A common question for new writers is where do you get your character names? You wouldn’t think that was much of a problem, but a lot of stories are populated by the all-too-common John’s and Mary’s. Jumping to the other extreme, we run into some tales filled with Xg’hanpl and Krnozj and other disemvoweled words. Where do you find that balance of uncommon but pronounceable?

For human names, I’ve got a few easy sources that should be in every writer’s toolkit. The first is a baby name book, segmented by ethnicity. That lets me choose a Polynesian name for the traveler from afar while sticking with German names for the locals.

whitepagesThe second reference is the phone book. This is mostly useful for last names, as I’d like to avoid Mr. Smith as well as Mrs. Gnorpthrk. However, it’s sometimes tricky to pick out an ethnically appropriate last name from the phone book, but some googling for “Polynesian surnames” or the likes will get you a lot.

A third resource I have used on occasion is the name of a journalist or famous celebrity that I happen to find in a newspaper or online article. No, I haven’t had a Walter Cronkite or a Brad Pitt in any of my stories, but I could easily use a Walter Pitt or a Brad Cronkite.

For alien or fantasy names, it’s a bit trickier, even though it need not be. There are certain names that are common across cultures here on earth simply because they are straightforward combinations of common phonemes. John is a common name for a reason. It’s easy to say. However, we usually see John dressed up differently in each culture. For some, it’s Jonathan. For others, it’s Ionakana or Joanico.

If you want to go more alien, just play around with slight variations like Johen or Jorn. Then you can completely divorce yourself from even the J-O-N form of John and start dropping in other sounds, like Sohn, Boen, Johl, or even Kaem. You can do the same to longer names too. Karen becomes Bashel. Walter becomes Salken. Even Catherine becomes Toshiline. They all look unusual, but they’re still phonetically plain enough to be easy to pronounce.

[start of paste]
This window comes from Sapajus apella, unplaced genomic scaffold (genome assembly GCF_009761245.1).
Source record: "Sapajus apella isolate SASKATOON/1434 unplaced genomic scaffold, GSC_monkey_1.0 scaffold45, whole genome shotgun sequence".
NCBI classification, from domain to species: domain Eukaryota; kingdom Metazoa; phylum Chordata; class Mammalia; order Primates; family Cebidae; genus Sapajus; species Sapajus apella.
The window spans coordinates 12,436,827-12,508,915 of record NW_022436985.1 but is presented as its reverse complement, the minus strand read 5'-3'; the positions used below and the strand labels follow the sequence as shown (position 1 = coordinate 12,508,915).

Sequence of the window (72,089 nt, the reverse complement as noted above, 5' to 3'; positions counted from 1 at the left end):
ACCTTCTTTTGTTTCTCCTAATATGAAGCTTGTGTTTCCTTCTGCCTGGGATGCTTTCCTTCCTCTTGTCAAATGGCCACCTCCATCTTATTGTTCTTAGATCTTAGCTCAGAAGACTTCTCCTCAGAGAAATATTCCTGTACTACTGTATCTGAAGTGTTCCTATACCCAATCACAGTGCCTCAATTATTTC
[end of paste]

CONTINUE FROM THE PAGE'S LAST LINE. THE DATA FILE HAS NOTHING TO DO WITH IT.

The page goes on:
twistedtongueAnd why should it matter that they’re pronounceable? After all, aren’t some alien mouths capable of making sounds we can’t even strangle out? Well yes, they can, but that’s not the point. The point is the readers have to care about these characters, and it makes it that much easier if their names can ring in the readers’ ears. Otherwise, the tragic love story of Xgrthum and Nzkla becomes that sappy tale about that X-dude and the N-chick on the distant world of I-don’t-give-a-crap.

How about the rest of you? What alien name has really stuck with you?

Alien Timekeeping

funkycalendarI ran into this question in an SF/F group: How do you create an alternate timekeeping and calendar system? I found it interesting because it’s not so much about comparing some local calendar to the one we use here on Earth, but about creating one from scratch. How do we do that?

I figure it goes back to the most basic observable phenomena. The sun rises and sets. Seasons come and go. The moon waxes and wanes. Everything else is just invented units for bookkeeping. So how do we invent that bookkeeping?

Let’s look at the two most important units to primitive time keepers: days and years. These are almost certain to exist in any timekeeping or calendar system. If the people are in anyway diurnal (or their prey or predators are), then they’re going to keep track of days at least to the extent of yesterday, today, and tomorrow. If there is any travel, you are almost certain to make plans to pack provisions for five days rather than merely two days.